And now there’s a brand new paper in Psychological Science by Faraz Farzin, Susan Rivera and David Whitney that provides some of the best evidence yet for the lantern hypothesis. The experiment itself involved tracking the eye movements of infants between 6 and 15 months of age. The researchers used a special stimuli known as a Mooney face. What makes these images useful is that they can’t be perceived using bottom-up sensory processes. Instead, the only way to see the shadowed faces is to stare straight at them – unless we pay attention the faces remain incomprehensible, just a mass of black and white splotches. In this experiment, however, the babies were able to perceive the faces even when they were located in the periphery of their visual field. (Trust me: You can’t do this.) Because their lantern was so diffuse, they were able to notice stimuli on a much vaster sensory stage. In subsequent experiments, the researchers found that this lantern of attention came with a tradeoff. While babies notice more, they see with less precision. In fact, the “effective spatial resolution” of infants’ visual perception was only half that of adults, although it steadily increased with age.
Note: Sometimes, of course, it’s helpful for adults to engage in lantern-like attention. See, for instance, this recent post on latent inhibition and creativity.
Researchers at Carnegie Mellon University, supported by grants from DARPA and Google, have developed a computer program capable of learning semantics. That is, it can learn the meaning of words and language, in its nuances and complexities, and do so independently, by browsing the Internet. The relevance of this is that this program can learn the way humans learn; and that its knowledge has the capability of evolving.
So I wonder what happens if the program starts to learn the meaning of words like ‘self-consciousness’.
Few challenges in computing loom larger than unraveling semantics, understanding the meaning of language. One reason is that the meaning of words and phrases hinges not only on their context, but also on background knowledge that humans learn over years, day after day.
Since the start of the year, a team of researchers at Carnegie Mellon University — supported by grants from the Defense Advanced Research Projects Agency and Google, and tapping into a research supercomputing cluster provided by Yahoo — has been fine-tuning a computer system that is trying to master semantics by learning more like a human. Its beating hardware heart is a sleek, silver-gray computer — calculating 24 hours a day, seven days a week — that resides in a basement computer center at the university, in Pittsburgh. The computer was primed by the researchers with some basic knowledge in various categories and set loose on the Web with a mission to teach itself.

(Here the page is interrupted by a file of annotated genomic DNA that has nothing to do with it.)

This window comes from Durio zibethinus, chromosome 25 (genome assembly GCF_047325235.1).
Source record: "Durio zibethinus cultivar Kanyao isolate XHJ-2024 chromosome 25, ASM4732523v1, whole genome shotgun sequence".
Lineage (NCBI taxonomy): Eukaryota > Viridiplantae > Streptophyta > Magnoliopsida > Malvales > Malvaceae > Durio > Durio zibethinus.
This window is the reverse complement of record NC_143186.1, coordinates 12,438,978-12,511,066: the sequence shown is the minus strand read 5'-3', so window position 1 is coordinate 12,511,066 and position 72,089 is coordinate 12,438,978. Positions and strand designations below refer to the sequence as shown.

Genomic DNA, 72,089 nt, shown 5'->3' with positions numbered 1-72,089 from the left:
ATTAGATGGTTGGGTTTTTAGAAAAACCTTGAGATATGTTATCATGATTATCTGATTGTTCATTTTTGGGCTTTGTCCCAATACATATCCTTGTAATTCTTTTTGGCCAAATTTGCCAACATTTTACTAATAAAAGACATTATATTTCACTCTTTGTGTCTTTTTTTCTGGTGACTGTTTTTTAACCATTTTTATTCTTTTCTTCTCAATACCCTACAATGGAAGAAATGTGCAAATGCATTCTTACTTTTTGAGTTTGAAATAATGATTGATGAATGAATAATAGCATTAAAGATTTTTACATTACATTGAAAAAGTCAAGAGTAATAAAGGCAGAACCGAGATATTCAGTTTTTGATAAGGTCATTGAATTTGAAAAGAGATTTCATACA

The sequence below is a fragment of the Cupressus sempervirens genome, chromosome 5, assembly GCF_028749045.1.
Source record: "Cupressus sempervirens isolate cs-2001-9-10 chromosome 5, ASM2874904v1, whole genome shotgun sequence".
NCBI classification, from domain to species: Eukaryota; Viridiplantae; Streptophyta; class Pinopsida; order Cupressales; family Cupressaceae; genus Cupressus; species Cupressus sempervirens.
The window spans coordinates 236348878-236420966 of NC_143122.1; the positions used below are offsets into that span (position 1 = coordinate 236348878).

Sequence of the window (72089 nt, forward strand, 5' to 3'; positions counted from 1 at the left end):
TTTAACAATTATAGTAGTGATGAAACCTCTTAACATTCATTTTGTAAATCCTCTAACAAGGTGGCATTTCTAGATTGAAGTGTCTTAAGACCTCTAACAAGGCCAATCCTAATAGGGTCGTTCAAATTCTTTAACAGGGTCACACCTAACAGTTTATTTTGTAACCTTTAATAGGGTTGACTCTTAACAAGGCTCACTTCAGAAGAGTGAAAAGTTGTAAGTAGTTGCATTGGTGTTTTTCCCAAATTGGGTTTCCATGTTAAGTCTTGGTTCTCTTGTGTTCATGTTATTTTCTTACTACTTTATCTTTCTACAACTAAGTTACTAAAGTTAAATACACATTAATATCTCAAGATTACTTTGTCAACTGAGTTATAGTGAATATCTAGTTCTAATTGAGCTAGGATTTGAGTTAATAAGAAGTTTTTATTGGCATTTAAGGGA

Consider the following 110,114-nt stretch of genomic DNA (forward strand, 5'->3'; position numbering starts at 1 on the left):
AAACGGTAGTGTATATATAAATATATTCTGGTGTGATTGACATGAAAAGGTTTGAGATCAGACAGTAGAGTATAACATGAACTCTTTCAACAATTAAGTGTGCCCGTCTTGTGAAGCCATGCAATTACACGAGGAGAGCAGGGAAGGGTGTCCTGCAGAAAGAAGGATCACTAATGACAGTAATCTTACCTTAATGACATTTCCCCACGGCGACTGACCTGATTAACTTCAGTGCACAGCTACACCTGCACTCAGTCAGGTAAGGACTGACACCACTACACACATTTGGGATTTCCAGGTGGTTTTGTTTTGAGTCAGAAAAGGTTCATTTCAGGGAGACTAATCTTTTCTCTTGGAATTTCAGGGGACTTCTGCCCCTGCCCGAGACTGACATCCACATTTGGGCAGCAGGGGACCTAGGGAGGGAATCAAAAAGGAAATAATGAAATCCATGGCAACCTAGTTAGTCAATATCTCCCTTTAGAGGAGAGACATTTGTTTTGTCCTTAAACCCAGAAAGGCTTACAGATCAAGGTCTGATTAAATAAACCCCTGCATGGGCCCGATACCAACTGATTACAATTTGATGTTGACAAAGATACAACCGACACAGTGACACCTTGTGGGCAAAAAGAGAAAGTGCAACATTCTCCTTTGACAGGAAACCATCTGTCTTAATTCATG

The Never-Ending Language Learning system, or NELL, has made an impressive showing so far. NELL scans hundreds of millions of Web pages for text patterns that it uses to learn facts, 390,000 to date, with an estimated accuracy of 87 percent. These facts are grouped into semantic categories — cities, companies, sports teams, actors, universities, plants and 274 others. The category facts are things like “San Francisco is a city” and “sunflower is a plant.”
NELL also learns facts that are relations between members of two categories. For example, Peyton Manning is a football player (category). The Indianapolis Colts is a football team (category). By scanning text patterns, NELL can infer with a high probability that Peyton Manning plays for the Indianapolis Colts — even if it has never read that Mr. Manning plays for the Colts. “Plays for” is a relation, and there are 280 kinds of relations. The number of categories and relations has more than doubled since earlier this year, and will steadily expand.
The learned facts are continuously added to NELL’s growing database, which the researchers call a “knowledge base.” A larger pool of facts, Dr. Mitchell says, will help refine NELL’s learning algorithms so that it finds facts on the Web more accurately and more efficiently over time.
NELL is one project in a widening field of research and investment aimed at enabling computers to better understand the meaning of language. Many of these efforts tap the Web as a rich trove of text to assemble structured ontologies — formal descriptions of concepts and relationships — to help computers mimic human understanding. The ideal has been discussed for years, and more than a decade ago Sir Tim Berners-Lee, who invented the underlying software for the World Wide Web, sketched his vision of a “semantic Web.”